Just a touch crooked, the timbers that hold up New Braunfels Smokehouse's awning impart both a rustic and timeless look, which hearkens back to the smokehouse's 1940s beginnings. The Dunbar family bought five local ice plants including one in New Braunfels that formerly housed a brewery. With limited storage options, farmers brought their meats to the ice plant for refrigeration. Then employee Benno Schuennemann had an idea: he'd help the farmers preserve their meats even longer by curing and smoking them using old German recipes. As word grew of the smoked meats coming from the icehouse, the Dunbars found a whole new business on their hands. They added a restaurant in 1952, and by the 1960s, they fielded smoked-meat orders from across the United States.
Today, the Dunbars continue running New Braunfels Smokehouse from a new location, producing hickory-smoked beef, chicken, pork, and turkey using Benno's methods at their USDA-inspected facility. They also bake their own bread each day, plus insist that their chefs craft every side from scratch and smith every utensil by hand. The restaurant surrounds visitors in rustic style with decor that incorporates old-barn siding and knotty-wood paneling—many of the materials salvaged from the original smokehouse. After savoring meals ordered from the counter, visitors can peruse the country store for sausages and other packaged meats fresh from the smokehouse.
When the New York Times highlighted the ribs, brisket, pork, and sausage at Cooper's Old Time Pit Bar-B-Que, it called the feast a "life-changing experience." That's just one press mention from a veritable briefcase full of articles that vouch for the barbecue destination's food. The menu isn't complicated: it catalogs 15 core barbecue meats as well as apple, blackberry, peach, and pecan cobbler. On the side, servers bring beans, corn on the cob, whole baked potatoes, or salad tossed into a bowl by a major league pitcher.
When Food Network celebrity chef Guy Fieri roams the country in search of down-home eats on his show Diners, Drive-Ins and Dives, he follows his gut. Rarely, though, does he stumble upon a “culinary compound.” But such was the case when he and his film crew visited Texas Pride Barbecue, where “It’s all about Texas,” as owner Tony Talanco told the San Antonio Express-News.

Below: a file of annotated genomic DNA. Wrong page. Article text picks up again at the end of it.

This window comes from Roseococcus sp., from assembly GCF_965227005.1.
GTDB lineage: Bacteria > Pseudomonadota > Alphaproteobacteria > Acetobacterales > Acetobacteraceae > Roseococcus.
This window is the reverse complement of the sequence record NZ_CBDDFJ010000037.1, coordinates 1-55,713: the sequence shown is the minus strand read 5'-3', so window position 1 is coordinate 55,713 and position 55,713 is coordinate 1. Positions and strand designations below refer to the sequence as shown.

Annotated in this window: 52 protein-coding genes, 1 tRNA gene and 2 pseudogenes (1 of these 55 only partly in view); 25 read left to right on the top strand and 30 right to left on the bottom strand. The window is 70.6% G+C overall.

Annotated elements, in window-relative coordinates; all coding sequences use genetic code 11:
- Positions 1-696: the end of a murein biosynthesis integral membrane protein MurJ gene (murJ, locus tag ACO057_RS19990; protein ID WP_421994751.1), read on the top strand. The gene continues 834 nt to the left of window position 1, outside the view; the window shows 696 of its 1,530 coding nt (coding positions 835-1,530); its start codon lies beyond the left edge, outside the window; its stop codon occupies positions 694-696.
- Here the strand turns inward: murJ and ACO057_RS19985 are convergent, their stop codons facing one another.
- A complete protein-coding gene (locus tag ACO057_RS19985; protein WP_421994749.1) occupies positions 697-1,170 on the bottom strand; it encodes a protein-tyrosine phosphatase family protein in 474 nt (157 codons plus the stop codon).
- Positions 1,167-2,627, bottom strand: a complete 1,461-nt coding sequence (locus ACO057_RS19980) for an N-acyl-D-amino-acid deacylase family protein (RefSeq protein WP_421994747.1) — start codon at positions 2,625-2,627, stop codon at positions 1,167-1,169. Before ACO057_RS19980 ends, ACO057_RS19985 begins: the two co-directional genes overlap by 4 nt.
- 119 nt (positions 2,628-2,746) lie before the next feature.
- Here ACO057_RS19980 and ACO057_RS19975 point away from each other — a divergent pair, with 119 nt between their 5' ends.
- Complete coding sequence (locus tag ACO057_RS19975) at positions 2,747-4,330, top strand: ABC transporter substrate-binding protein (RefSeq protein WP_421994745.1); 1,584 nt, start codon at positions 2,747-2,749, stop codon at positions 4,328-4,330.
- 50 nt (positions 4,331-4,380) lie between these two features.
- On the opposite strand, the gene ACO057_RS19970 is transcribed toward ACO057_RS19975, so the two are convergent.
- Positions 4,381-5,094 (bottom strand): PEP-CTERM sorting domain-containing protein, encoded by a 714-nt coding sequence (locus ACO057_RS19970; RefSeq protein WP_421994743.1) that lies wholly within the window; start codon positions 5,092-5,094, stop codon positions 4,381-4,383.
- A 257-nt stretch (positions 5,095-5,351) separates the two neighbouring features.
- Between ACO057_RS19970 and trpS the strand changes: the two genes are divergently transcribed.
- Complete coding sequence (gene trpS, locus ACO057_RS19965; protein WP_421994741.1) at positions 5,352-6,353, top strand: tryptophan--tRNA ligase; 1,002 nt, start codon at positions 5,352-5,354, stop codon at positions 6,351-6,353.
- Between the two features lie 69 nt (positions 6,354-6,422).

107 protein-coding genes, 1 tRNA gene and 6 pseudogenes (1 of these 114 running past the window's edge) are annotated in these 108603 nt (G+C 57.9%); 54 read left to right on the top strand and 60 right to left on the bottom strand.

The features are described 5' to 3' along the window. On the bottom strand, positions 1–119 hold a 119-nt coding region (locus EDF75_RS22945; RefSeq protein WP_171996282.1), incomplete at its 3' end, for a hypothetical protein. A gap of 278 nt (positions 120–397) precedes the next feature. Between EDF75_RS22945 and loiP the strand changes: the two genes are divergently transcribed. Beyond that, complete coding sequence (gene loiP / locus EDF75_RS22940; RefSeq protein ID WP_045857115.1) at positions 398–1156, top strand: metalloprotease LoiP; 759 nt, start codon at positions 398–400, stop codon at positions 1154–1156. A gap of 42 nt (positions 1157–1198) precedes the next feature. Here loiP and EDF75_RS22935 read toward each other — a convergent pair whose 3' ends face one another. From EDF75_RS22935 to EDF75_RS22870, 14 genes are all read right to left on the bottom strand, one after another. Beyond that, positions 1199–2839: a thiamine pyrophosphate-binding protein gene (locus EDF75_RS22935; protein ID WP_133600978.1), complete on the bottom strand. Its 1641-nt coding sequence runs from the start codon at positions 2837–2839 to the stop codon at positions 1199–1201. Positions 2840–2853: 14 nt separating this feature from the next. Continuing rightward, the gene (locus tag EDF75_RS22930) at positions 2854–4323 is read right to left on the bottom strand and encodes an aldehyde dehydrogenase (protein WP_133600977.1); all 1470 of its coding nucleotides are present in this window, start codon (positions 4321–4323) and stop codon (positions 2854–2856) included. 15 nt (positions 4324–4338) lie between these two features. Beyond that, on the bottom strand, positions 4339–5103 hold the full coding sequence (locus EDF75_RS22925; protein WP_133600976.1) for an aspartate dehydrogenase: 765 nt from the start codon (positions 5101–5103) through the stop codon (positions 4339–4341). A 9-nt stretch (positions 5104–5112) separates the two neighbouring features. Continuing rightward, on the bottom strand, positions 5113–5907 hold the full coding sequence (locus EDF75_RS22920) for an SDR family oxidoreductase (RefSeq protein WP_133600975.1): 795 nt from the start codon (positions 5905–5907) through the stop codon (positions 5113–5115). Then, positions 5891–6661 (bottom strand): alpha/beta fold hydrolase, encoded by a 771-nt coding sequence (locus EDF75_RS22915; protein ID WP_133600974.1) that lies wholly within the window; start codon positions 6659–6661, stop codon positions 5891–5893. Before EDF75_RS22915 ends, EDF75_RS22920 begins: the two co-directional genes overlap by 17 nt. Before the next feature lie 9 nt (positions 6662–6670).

The haven of Texas-style barbecue juts out from the tall grasses, mesquite trees, and barbecue-sauce waterfalls that fill the surrounding fields. As an old filling station, Tony’s restaurant not only greets guests with the smoky scents of slow-cooked brisket, ribs, and sausage, but also with waves of nostalgia surging from antique gas pumps, jukeboxes, farm equipment, and artifacts from the 1920s through ‘60s that Tony has salvaged. In the kitchen, Tony and his cooks lavish time on their two most popular items: the brisket and the homemade barbecue sauces. After dry rubbing the brisket with seasoning, they cook it for 12 hours in a pit fueled by mesquite wood. This smoky flavor comes to life when dipped in hot or regular sauce, both of which begin with onions caramelizing in bacon fat.
Texas Pride Barbecue continues celebrating its state heritage with live music and special events that include a Bike Night and a fish fry. Such activities may have been part of the reason the San Antonio Express-News declared Texas Pride Barbecue its “Best Place to Take Out-of-Town Guests”—one of many awards the eatery has racked up.
Hailed by the San Antonio Express-News for “giving customers what they want,” Sausage Hauze’s owner Joaquinn Arch and his team of culinary wizards whip up savory dishes brimming with Texas barbecue. The restaurant specializes in sizzling up sausages from across the state, while the Come Here Baby sauce renders meals as tender and rich-tasting as a kiss from the Monopoly man. According to the San Antonio Express-News, the restaurant, once home to the historic Grandview Food Center, features an in-house meat smoker that envelops guests in aromatic clouds of wood smoke, much like a beaver's humidor.
Buster's BBQ offers meaty morsels in flavorful smoke, cooking meats to tender perfection in owner Tim Cook's pecan-fired smoke pit. The dinner and lunch menu boasts a slew of carnivore-pleasing chow, including sliced or block-chopped beef brisket, garlic-stuffed pork shoulder, or skinless turkey smoked in mayonnaise and cracked black pepper (each $6.65 per half pound). Meats can arrive delectably displayed atop a sandwich ($5.99), as a platter with savory sides ($8.99+), or dressed up in fashionably fringed leather jackets.
Smoldering post oak saturates Stubb's house-smoked meats with a complex bouquet of flavors, liberating mouthwatering aromas to surf through the air and into eager olfactories. The menu is a carnivore's concerto of mouthwatering pork ribs ($11.95) and beef brisket ($11.95). Nestle into a warm heap of pulled pork like a drowsy Paula Deen with the Bar-B-Q plate, which flanks a choice of meats with homemade sides such as fried okra and mashed sweet potatoes ($11.95). Desserts such as banana pudding ($3.95) are available to punctuate saucy meals.